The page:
2011 MLB: Oakland Athletics, Milwaukee Brewers Lead Top Breakout Candidates
Hope. For now.
That's how baseball fans see it as we inch past Opening Day. No matter how improbable it might be, fans everywhere believe this is the year their team takes it to the next level.
Yankees? Phillies? Red Sox? Forget about it! We’ve all seen Tampa Bay shoot onto the scene, and we all witnessed the Rockies remarkable run to the playoffs only a few seasons ago.
This year it’s “our turn,” most fans will say. But which teams actually have a chance to play spoiler, and which teams stand to build on their 2010 performances? I will give you my top five.
No. 5: Baltimore Orioles
When Buck Showalter took over as skipper midway through last season, he immediately showed a group of young under-achievers how to win.
In a deep AL East, the O’s have almost no chance at the postseason, but if Jeremy Guthrie and Co. continue to improve on last year and their young hitters finally put it all together, they could be a legitimate threat in baseball's toughest division.
Adding in veterans Vlad Guerrerro and Derrick Lee, don’t be surprised if the O’s come out and win 80-85 ballgames to crawl out of the cellar in the AL East.
No. 4: Washington Nationals
No doubt Stephen Strasburg’s injury puts a damper on the hope of some Nats faithful, but there is still a lot in Washington to like. Eventually Strasburg will return, and their farm system is loaded with talent (Bryce Harper, anyone?).
Ian Desmond and Danny Espinosa up the middle should be a dynamic duo for years to come, and the addition of Jayson Werth adds some pop to the Nats outfield. If young pitchers Jordan Zimmerman and John Lannan can finally break out, and their young bullpen pitches as well as they look on paper, they could steal plenty of games from their NL East foes.
You can tell the attitude is changing within the organization, from the GM on down, and I expect them to start winning sooner rather than later.
No. 3: Florida Marlins
How can they NOT be on the list? Every year, it seems a young Marlins squad with a roster comprised of young prospects manages to beat expectations.
Their continuous cycle of trading away homegrown superstars to load their farm-system has always left them with above-average talent at all positions. Now, with a crop of young arms led by Josh Johnson, alongside the best shortstop in the game in Hanley Ramirez, this team is not one to be overlooked.
To succeed, lone veteran pitcher Javier Vazquez will have to regain his 2009 form and former NL Rookie of the Year Chris Coghlan will have to rebound from an injury-riddled 2010 campaign.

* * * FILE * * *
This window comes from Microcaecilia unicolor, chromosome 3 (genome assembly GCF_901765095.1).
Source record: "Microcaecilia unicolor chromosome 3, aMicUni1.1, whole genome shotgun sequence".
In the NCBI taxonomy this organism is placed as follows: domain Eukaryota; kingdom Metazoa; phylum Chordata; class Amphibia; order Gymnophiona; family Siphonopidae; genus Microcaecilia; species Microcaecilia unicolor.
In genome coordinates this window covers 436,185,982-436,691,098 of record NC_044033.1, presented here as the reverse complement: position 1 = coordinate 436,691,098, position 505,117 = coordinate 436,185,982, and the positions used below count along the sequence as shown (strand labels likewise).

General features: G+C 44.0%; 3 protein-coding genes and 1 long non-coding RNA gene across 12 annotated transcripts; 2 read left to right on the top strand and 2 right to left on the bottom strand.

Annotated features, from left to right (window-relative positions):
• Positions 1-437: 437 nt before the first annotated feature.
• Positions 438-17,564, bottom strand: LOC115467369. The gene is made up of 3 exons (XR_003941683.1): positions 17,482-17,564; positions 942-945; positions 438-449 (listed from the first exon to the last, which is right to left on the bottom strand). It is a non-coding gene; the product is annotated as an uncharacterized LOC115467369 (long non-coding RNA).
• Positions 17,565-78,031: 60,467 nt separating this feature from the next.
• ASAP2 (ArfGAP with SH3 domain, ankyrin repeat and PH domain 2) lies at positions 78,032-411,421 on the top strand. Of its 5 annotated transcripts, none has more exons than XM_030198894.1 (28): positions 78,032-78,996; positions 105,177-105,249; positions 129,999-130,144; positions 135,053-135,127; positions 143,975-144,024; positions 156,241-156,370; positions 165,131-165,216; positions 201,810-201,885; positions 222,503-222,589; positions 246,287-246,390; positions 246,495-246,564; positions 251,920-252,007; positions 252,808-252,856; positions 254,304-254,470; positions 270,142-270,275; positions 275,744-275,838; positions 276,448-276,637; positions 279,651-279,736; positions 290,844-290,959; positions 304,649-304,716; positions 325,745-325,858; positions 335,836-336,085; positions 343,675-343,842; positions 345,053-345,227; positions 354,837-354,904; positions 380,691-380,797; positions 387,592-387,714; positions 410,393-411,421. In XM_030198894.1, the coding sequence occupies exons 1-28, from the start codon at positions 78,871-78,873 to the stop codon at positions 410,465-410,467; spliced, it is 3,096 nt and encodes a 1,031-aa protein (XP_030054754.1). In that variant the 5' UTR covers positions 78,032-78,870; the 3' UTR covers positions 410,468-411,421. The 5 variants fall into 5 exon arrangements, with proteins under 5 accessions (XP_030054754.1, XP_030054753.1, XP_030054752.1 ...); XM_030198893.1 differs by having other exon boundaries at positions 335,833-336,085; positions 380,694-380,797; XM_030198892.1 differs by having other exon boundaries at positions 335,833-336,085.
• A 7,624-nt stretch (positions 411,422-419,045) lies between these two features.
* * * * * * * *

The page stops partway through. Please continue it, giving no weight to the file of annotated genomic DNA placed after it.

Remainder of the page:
Somehow, they always find a way to remain competitive, and this year's key could be through the powerful bat of Mike Stanton.
No. 2: Milwaukee Brewers
I've seen the Brewers picked to finish anywhere from first to fourth in the NL Central. If it's the latter, it won't be because of the Brewers bats.
After Casey McGehee's breakout performance last season (possibly the greatest waiver claim in recent memory) and Corey Hart once again showing flashes of an All-Star, Ryan Braun and the Brewers should never hurt in the scoring department.
But what once looked like a potentially dominant pitching staff was decimated by injuries throughout spring training. Considering none of the injuries were Adam Wainright-esque, there should be no reason for the Brew Crew to panic.
New additions Zack Greinke and Shaun Marcum should thrive in their new NL Central home, and Yovanni Gallardo should take a huge leap forward without having the pressure to carry the entire rotation on his shoulders.
If they can avoid a slump through arguably the league's toughest first-month schedule, they should be primed to play meaningful games come September. Expect a monster year from Prince in his encore with the Brewers, who I believe will ultimately beat out the Reds for the NL Central crown.
No. 1: Oakland Athletics
Moneyball at its best. This is an almost exact replica of the 2010 San Francisco Giants: Very strong pitching, mediocre hitting. Timeliness of their hitting will prove to be the biggest factor.
The additions of Josh Willingham and Hideki Matsui will provide middle of the order power unseen in Oakland the past few seasons, while the addition of David Dejesus is still very under-appreciated at this point.
Billy Beane won’t be afraid to acquire a bargain bat at the deadline (with whom he will later flip for more young talent), and they should be able to get just enough production on offense to win a lot of low-scoring one-run ballgames.
Those are the perks of having a strong and young starting rotation with a bullpen full of savvy veterans. Pitcher to watch? Gio Gonzalez. This guy is for real.
Not only might the A's dethrone the Rangers in the AL West, but they could be serious contenders come playoff time.